(NaturalNews) Duke University is currently conducting a survey titled, "Finding Foods Fearful: A Study of Children and Adolescents with a Fear of Trying New Foods." In an attempt to "develop new treatments, help parents feel less blamed, and learn more about the development of taste preference," researchers are encouraging parents to participate if they think their child has a fear of trying new foods or has such a limited diet that it "gets in his or her way."
In the survey, Duke University is asking parents some of the following questions:
• Does your child's eating selection get in the way of being able to attend parties or sleepovers? • Has your child's eating habits made you feel insecure about your parenting abilities? • Do you worry about your child's health because of his or her eating?
The underlying tone in this approach is the presupposition that "picky eaters" have some sort of eating disorder that needs be treated and/or managed by a health care professional. If this tread continues, we'll see more children targeted for psychological or pharmaceutical therapy.
Selective Eating Disorder
According to psychologists, children who are picky eaters are diagnosed with having a Selective Eating Disorder (SED) - also known as Perseverative Feeding Disorder or food neophobia, SED is defined as "eating an extremely limited range of foods that may include avoidance of unfamiliar foods or rejection of foods based on sensory characteristics, causing significant anxiety in eating-related situations." In theory, these children have obsessive-compulsive characteristics and it is suspected that they can even suffer from depression and other psychological concerns due to their disorder alienating them at school lunches or social gatherings. If untreated, picky eaters are thought to be at risk to develop significant eating disorders when they become adults.
The most common type of treatment for SED is some form of cognitive-behavioral therapy. It has been proposed that working with a trained therapist can help to change behaviors and eliminate symptoms more quickly than without treatment.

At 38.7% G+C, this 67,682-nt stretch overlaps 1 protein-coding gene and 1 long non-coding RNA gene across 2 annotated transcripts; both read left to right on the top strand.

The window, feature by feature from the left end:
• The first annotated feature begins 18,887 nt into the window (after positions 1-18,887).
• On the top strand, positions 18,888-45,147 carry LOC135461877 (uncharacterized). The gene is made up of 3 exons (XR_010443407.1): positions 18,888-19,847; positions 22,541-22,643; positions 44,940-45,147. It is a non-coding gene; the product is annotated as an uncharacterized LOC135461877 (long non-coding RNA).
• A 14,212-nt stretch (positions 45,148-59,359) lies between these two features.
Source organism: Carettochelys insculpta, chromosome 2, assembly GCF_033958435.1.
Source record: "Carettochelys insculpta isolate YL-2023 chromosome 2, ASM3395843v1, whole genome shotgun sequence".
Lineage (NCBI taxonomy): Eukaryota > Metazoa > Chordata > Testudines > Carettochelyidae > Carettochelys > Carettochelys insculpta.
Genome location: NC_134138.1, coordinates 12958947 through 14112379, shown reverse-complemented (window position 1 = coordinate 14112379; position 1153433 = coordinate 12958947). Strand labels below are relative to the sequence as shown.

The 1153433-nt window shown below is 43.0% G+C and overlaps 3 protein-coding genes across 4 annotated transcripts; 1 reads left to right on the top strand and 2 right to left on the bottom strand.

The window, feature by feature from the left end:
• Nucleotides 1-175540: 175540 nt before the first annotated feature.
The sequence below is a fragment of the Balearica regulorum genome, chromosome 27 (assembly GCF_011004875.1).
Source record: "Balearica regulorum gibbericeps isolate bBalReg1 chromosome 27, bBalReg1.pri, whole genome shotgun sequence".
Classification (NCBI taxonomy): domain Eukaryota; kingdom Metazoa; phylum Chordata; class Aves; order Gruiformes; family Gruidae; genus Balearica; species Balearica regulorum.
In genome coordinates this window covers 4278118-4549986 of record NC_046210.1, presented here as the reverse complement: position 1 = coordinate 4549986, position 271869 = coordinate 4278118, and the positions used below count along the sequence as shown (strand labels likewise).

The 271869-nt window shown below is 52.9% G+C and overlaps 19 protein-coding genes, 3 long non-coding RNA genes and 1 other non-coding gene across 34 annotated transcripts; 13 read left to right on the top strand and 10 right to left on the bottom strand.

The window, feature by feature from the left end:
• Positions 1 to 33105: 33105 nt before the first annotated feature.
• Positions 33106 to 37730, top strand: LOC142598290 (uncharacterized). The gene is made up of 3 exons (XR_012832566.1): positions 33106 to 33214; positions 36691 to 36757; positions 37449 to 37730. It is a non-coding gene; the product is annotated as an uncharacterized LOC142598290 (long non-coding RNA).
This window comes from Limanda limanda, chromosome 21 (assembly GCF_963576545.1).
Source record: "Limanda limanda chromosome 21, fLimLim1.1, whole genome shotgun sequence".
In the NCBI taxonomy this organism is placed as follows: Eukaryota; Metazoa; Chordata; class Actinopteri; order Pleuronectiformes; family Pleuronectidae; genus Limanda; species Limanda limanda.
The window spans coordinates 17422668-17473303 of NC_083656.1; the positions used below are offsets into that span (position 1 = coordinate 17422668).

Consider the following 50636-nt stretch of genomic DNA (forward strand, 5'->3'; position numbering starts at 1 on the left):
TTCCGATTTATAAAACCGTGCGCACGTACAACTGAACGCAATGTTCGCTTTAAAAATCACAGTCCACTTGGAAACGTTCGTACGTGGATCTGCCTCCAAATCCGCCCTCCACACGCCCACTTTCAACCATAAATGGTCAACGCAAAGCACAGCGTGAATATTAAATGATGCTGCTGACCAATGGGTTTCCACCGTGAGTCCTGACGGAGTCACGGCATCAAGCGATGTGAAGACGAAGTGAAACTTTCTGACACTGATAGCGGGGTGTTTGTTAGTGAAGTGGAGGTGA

Recognizing that kids are kids, and not miniature adults, it is important to remember that children go through various phases and seasons in their lives. This is particularly true of eating habits. Give your kids some time to grow out of picky eating behaviors and, more importantly, be creative with the foods that you feed them.
Gluten-free chocolate super green pancakes
This recipe has the consistency of a gooey brownie. It can be made on the fly when time you need something quick for lunch or dinner. Top it off with some strawberries, blueberries, and bananas for a healthy treat!
1/2 cup almond flour 1/2 cup coconut flour 1/4 cup rice flour 1/4 cup potato starch 1/4 cup super green powder (any brand will do - we mix our own) 1/4 cup ground flax seed 1 t stevia powder 3/4 cup cocoa powder 1 t Himalayan sea salt 1 t pumpkin pie spice 1 T egg replacer
Beat eggs and mix wet and dry ingredients in separate containers. Combine ingredients and pan fry in coconut oil. Make sure there is enough coconut oil to cover the entire pan.
Sources for this article include:
Lask B. Anorexia Nervosa and Related Eating Disorders in Childhood and Adolescence: Prognosis and outcome. Taylor & Francis, 2000.
Nicholls D, Bryant-Waugh R. Eating disorders of infancy and childhood: definition, symptomatology, epidemiology, and comorbidity. Child Adolesc Psychiatr Clin N Am. 2009 Jan;18(1):17-30. doi: 10.1016/j.chc.2008.07.008.
About the author: Author, chiropractor, public health researcher and speaker Eric L. Zielinski has devoted his life to natural health and wellness for over a decade. Inspired by the timeless principles in the Bible, he continues to seek out ways to give his patients and clients the tools that they need to achieve the Abundant Life. Follow him on Facebook, visit his website or click here to read Eric's other NaturalNews.com articles.